A third theory is that the government is using a combination of the 36 stratagems of ancient China to scare the opposition in conjunction with One Nation One Poll (ONOP), like: make a sound in the east, then strike in the west; create something from nothing; stomp the grass to scare the snake; disturb the water and catch a fish.
Then there is also speculation that the dictum for ‘Bharat’ has been issued by Mohan Bhagwat, the RSS chief who supposedly has the remote control to run the present dispensation. He is believed to be having a hold on the prime minister – similar to what a MP of the ruling party tweeted saying Chinese President Xi Jinping is using to blackmail Prime Minister Narendra Modi
In fact, in the backdrop of Modi’s repeated calls of ‘Congress Mukt Bharat’, the same MP has gone on record to say that Modi can’t go much after the Gandhi family because he fears similar expose in retaliation. His tweet reproduced here:
These days there is plenty of talk in the media about the Global South. But with the ruling party at the Centre not having much sway in the south, the present discussion over ‘Bharat’ appears to have increased the north-south exchange of barbs within India, The report of the 16-member committee set by the Ministry of Culture in 2000 to study the origin of our civilization going back 12,000 years has not been made public. But this is being viewed by the south as an attempt to down the Dravidians. The south doesn’t appear comfortable with India being renamed Bharat and that origin of the name Bharat came from King Bharat in the Mahabharata era.
One view these days is that dropping the name India and adopting Bharat is about reclaiming our civilization heritage as against India ascribed as the colonial heritage. The counterview is that India portrays a secular country without excessive cultural baggage and is appropriate in the 21st century.
Religion has become centre stage for elections in India in recent years. It is a crescendo as the 2024 General Elections are approaching – what with Stalin’s nonsensical statement and a seer announcing Rs 10 crore for Stalin’s head. But with the intensity and vehement focus about Sanatan Dharma, fears are being expressed that, forget non-Hindus, even Hindus following Arya Samaj may be eventually rated third rate citizens who should be exterminated – just like the Ahmediya are being targeted in Pakistan.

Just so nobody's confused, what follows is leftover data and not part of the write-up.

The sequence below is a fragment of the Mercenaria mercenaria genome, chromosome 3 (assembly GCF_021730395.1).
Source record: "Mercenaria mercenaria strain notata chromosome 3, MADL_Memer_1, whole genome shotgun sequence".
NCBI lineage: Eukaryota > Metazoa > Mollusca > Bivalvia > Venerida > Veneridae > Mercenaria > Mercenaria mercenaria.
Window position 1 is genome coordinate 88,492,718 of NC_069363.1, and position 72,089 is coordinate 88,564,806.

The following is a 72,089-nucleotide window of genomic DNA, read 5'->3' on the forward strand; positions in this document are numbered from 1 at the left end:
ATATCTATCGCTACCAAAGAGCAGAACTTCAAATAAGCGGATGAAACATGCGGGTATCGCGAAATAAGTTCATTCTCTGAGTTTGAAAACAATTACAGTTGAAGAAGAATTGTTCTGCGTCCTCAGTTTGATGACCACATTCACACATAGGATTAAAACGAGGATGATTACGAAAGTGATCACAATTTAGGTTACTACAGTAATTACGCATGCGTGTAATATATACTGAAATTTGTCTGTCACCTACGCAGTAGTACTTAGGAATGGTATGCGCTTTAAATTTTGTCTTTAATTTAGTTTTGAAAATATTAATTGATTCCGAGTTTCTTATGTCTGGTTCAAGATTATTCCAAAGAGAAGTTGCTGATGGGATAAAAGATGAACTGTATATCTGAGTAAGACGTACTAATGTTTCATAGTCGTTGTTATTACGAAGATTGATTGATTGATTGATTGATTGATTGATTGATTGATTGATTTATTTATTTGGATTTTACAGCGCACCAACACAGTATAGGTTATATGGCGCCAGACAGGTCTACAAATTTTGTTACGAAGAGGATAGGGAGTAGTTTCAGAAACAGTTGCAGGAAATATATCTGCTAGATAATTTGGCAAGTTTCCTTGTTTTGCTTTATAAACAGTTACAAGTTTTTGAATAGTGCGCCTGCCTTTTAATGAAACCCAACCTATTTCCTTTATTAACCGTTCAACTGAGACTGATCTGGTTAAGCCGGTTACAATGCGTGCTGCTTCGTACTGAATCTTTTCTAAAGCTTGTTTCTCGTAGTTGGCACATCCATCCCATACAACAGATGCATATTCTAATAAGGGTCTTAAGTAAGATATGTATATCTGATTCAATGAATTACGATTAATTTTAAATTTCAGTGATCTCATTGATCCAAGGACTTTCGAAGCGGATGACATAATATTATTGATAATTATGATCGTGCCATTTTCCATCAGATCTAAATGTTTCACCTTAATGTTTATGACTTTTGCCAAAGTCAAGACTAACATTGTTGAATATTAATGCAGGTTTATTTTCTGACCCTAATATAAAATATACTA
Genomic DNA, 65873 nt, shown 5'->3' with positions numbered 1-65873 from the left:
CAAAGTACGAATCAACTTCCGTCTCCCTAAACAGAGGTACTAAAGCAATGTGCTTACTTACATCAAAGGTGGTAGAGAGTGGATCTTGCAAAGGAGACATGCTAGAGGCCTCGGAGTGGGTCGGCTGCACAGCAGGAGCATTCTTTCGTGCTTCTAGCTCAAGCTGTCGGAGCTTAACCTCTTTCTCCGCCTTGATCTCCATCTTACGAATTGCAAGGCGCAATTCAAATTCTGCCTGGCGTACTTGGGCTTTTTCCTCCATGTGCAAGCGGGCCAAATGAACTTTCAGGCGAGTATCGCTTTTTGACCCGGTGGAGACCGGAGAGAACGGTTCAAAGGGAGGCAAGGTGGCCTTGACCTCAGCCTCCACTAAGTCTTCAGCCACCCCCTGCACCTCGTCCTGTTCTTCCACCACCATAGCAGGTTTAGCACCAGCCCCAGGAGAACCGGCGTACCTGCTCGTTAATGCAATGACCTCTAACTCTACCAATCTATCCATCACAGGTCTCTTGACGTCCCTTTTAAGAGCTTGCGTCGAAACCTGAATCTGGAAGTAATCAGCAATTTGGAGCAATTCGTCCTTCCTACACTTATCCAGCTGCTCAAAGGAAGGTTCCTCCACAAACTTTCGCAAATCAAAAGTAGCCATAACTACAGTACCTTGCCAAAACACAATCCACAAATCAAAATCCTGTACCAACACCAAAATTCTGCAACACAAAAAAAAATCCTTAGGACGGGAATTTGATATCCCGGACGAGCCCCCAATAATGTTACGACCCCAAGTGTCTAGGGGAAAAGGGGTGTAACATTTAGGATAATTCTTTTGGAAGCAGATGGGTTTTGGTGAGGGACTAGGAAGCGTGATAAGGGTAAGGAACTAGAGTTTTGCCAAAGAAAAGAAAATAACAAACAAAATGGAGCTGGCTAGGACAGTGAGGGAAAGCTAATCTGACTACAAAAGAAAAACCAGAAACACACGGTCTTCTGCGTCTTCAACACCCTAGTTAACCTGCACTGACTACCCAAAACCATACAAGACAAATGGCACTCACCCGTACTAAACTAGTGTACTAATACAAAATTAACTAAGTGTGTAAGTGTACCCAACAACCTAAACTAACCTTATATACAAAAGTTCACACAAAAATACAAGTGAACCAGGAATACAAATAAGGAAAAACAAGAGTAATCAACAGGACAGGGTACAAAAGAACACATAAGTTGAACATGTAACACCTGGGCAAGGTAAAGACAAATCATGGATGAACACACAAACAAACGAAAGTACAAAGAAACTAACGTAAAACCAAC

The controversy has ushered a series of jokes sprouting on a daily basis. In addition are musings about the heavy expenses that would be incurred if such a name change is affected. But expenses are a redundant issue in India when it comes to winning elections given the lakhs of crores of rupees expended on elections, not to talk of the politicians grinning at you from every page of the newspapers. Americans needlessly lament over donor-based elections in their country. They should learn from India how to make donations “automatic”.
Finally, all this may be just a nautanki, of the many that the public has become used to. But if the government is serious and since name-change would need a constitutional amendment, why not take a cue from how Iranian President Hassan Rouhani greeted Prime Minister Modi in 2016 – take the name “Hindustan”. It goes well with the propagation of “Hindutva” also.
The author is an Indian Army veteran. Views expressed are personal.